There is an important difference between financial education and the observed level of financial literacy in this study in the context of Japan. Both variables have a significant impact on our estimations, and therefore, we include both financial literacy and financial education as explanatory variables in Table 7. If we compare the coefficients of the probit-IV regressions in Tables 5 and 7, they all have similar signs, levels of significance, and magnitudes. However, the results of the probit-IV regressions in Table 7 show that when both financial literacy and financial education are included as explanatory variables, the coefficients of financial education become insignificant while the coefficients of financial literacy remain significant. This implies that gambling behavior is better explained by financial literacy than by financial education.
The results from the probit-IV estimations in Models 3.4–3.6 show that financial literacy has a significantly negative impact on gambling behavior. In other words, if an individual has a high level of financial literacy, he or she has a lower probability of becoming a frequent gambler. Our results suggest that financial literacy with a focus on an investment perspective is more effective in mitigating gambling behavior compared to financial education that focuses on savings.
Moreover, household members, children, and the interaction term between smoking and alcohol have a significantly negative relationship with gambling behavior. On the other hand, male, age, marriage, and household income have a significantly positive relationship with gambling behavior. University degree, divorce, household assets, unemployment status, smoking, and alcohol consumption have no significant relationship with gambling behavior.
Our results on gender are consistent with existing studies that found a higher gambling disorder rate among males (see, e.g., APA 2013; Castren et al. 2017; Currie et al. 2006; Toneatto and Nguyen 2007). Some empirical studies support the association between people with lower socioeconomic status and low income and higher rates of problem gambling (e.g., Currie et al. 2006; Toneatto and Nguyen 2007). However, our results are contradictory in the case of household income (positive coefficient). One reason for this could be that people with high incomes have a high demand for leisure (Houston and Wilson 2002), and gambling is considered a form of leisure activity.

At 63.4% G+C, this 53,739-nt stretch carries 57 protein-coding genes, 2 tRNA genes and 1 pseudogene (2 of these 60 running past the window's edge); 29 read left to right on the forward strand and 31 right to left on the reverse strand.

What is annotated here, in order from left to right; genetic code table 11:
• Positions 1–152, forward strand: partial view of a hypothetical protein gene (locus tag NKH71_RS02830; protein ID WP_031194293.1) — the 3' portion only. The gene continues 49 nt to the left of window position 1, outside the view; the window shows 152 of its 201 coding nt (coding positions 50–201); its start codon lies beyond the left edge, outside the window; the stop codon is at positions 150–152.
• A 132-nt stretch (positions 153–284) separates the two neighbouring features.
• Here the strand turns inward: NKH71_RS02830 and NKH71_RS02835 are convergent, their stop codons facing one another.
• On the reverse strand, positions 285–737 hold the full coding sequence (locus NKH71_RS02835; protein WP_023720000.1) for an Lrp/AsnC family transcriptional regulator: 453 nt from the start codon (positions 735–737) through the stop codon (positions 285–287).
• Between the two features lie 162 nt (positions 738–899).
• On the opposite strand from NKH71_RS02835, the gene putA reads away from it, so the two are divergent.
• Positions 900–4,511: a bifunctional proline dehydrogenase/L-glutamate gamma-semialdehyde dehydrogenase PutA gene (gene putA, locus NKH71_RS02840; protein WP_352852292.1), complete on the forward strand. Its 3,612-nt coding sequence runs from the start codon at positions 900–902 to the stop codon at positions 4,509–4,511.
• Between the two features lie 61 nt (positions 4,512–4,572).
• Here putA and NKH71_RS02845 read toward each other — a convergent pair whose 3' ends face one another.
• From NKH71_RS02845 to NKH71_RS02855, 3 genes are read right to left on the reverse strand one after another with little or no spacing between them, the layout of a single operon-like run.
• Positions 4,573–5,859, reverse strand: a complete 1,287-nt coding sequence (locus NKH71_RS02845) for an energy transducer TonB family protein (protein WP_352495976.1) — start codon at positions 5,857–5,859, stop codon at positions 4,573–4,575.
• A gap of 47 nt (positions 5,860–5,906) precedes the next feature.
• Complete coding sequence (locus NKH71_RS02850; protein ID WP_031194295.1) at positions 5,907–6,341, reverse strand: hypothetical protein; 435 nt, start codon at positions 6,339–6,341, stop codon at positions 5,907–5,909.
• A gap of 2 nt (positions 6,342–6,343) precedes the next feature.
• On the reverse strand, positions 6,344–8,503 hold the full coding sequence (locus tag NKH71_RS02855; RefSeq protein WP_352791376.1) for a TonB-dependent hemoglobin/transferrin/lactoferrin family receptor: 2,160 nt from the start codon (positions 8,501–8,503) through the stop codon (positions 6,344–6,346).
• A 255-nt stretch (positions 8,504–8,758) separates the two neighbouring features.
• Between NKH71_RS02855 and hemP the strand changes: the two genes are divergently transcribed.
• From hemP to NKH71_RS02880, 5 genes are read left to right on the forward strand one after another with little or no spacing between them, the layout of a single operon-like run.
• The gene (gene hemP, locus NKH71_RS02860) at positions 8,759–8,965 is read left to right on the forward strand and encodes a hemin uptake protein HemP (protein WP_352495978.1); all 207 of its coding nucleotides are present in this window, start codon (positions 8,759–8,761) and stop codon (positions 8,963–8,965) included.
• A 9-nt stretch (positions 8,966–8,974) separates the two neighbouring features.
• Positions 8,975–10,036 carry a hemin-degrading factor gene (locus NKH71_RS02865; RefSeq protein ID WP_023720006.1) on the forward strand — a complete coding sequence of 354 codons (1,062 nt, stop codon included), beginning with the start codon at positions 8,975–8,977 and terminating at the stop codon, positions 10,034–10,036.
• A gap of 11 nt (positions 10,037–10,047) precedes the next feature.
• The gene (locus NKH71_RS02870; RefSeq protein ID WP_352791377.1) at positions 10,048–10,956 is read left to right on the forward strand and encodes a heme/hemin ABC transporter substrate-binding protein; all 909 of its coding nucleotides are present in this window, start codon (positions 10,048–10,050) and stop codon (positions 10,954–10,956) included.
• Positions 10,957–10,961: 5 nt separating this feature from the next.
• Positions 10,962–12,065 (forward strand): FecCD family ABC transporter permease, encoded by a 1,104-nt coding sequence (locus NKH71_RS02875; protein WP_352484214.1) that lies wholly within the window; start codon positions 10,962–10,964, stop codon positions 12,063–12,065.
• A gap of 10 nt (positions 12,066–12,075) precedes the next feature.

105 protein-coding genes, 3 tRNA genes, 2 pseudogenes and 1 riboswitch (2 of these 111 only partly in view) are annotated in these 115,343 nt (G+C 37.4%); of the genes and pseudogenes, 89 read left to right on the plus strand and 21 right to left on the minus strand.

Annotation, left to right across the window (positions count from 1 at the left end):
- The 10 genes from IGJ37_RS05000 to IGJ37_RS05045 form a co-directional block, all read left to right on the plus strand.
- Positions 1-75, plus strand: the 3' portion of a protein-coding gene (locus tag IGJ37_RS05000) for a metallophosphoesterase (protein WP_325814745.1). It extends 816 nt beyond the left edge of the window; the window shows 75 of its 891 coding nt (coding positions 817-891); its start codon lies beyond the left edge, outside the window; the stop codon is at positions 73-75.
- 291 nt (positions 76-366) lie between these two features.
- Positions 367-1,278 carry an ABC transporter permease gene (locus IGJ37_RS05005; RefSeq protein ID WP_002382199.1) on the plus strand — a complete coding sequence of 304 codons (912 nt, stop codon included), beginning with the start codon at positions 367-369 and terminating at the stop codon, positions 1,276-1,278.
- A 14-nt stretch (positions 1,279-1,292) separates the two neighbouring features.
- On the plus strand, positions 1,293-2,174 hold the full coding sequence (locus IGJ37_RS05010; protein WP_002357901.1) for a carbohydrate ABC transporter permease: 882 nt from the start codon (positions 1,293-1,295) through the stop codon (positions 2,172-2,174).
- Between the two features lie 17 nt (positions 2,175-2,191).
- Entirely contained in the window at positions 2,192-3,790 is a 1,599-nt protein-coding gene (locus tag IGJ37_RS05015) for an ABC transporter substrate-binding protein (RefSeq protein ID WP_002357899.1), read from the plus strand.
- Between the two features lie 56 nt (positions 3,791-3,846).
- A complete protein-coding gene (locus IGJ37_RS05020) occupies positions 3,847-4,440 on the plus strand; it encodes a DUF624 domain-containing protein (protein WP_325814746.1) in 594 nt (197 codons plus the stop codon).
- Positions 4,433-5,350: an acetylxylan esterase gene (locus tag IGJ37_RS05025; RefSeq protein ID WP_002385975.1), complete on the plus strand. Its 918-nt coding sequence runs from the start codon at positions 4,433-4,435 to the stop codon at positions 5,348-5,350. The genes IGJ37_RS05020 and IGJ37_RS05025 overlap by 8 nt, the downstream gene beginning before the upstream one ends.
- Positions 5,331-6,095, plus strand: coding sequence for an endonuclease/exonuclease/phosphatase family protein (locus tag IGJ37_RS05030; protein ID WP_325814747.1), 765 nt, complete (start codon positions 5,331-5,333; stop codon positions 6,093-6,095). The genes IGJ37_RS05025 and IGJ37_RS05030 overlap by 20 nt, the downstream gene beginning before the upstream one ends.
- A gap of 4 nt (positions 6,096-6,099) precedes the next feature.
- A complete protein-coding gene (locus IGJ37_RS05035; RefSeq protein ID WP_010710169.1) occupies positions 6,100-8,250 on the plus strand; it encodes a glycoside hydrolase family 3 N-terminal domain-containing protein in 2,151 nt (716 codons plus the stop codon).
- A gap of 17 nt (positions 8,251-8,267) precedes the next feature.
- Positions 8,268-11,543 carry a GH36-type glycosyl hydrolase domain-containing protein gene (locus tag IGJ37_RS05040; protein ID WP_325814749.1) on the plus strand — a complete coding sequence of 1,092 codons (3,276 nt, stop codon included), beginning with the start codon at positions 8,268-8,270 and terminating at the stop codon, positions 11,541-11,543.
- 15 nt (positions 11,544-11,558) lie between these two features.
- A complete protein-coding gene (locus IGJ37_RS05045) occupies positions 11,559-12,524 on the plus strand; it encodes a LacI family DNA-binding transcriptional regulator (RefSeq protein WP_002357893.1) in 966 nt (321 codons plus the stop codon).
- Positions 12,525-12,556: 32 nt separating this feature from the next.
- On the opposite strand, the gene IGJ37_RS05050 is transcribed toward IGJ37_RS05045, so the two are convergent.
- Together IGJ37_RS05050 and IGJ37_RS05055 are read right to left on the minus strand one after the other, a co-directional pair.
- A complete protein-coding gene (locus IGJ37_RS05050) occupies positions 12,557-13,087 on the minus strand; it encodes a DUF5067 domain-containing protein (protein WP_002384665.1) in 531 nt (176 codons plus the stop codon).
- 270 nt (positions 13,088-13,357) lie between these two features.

A significant relationship has been found in existing studies between health risk behaviors and problem gambling (see, e.g., Castren et al. 2017; Thompson et al. 2005) and in our results in the case of co-consumption, that is, smoking and drinking alcohol together (negative coefficient). Nonetheless, the impacts of health risk behavior on gambling are still inconclusive. Interpreting health risk behavior coefficients is difficult because of the undefined causal relationship between health risk behavior and gambling behavior. Moreover, they may have a confounding relationship with other variables that may be related to problem gambling; this should be further explored.
This study examines the relationship between financial literacy, financial education, and gambling behavior among the Japanese population. We hypothesize that financially literate and financially educated people who use their knowledge to make sound financial decisions are less likely to gamble. However, the results suggest that financial literacy can explain gambling behavior better than financial education. The results from the probit-IV model show that financial literacy has a significantly negative relationship with gambling frequency. In other words, a high level of financial literacy (with emphasis on knowledge of investments) significantly reduces gambling frequency. However, receiving financial education in elementary school (with an emphasis on savings behavior) has no significant relationship with gambling behavior in the Japanese context.
Our findings suggest that problem gambling could be mitigated by promoting financial literacy, but no such conclusion could be drawn for financial education. It should be noted that there is an important difference between financial education and financial literacy in Japan. This claim is supported by Sekita’s (2011) empirical research on the relationship between financial literacy and retirement planning in Japan. Sekita (2011) showed that receiving financial education through a children’s bank campaign has no effect on the level of financial literacy among representative Japanese adults. However, financial education is positively correlated with having savings plans for retirement and the results hold even after considering the level of financial literacy (Sekita 2011). As a result, financial education helps people save but financial literacy is more effective in reducing gambling. Therefore, the government might integrate investment knowledge into the current financial education program to empower the impact of financial literacy. In addition, further research is needed to explore the effect of financial literacy on different groups of gamblers. Since gambling has non-financial motives as well (Neighbors et al. 2002; Nower and Blaszczynski 2010), it is worth investigating gambling motivations to examine whether financial literacy has different impacts on gamblers who have different motives (e.g., financial vs. non-financial motives) and different levels of gambling severity. This research would help to prevent problem gambling in the future.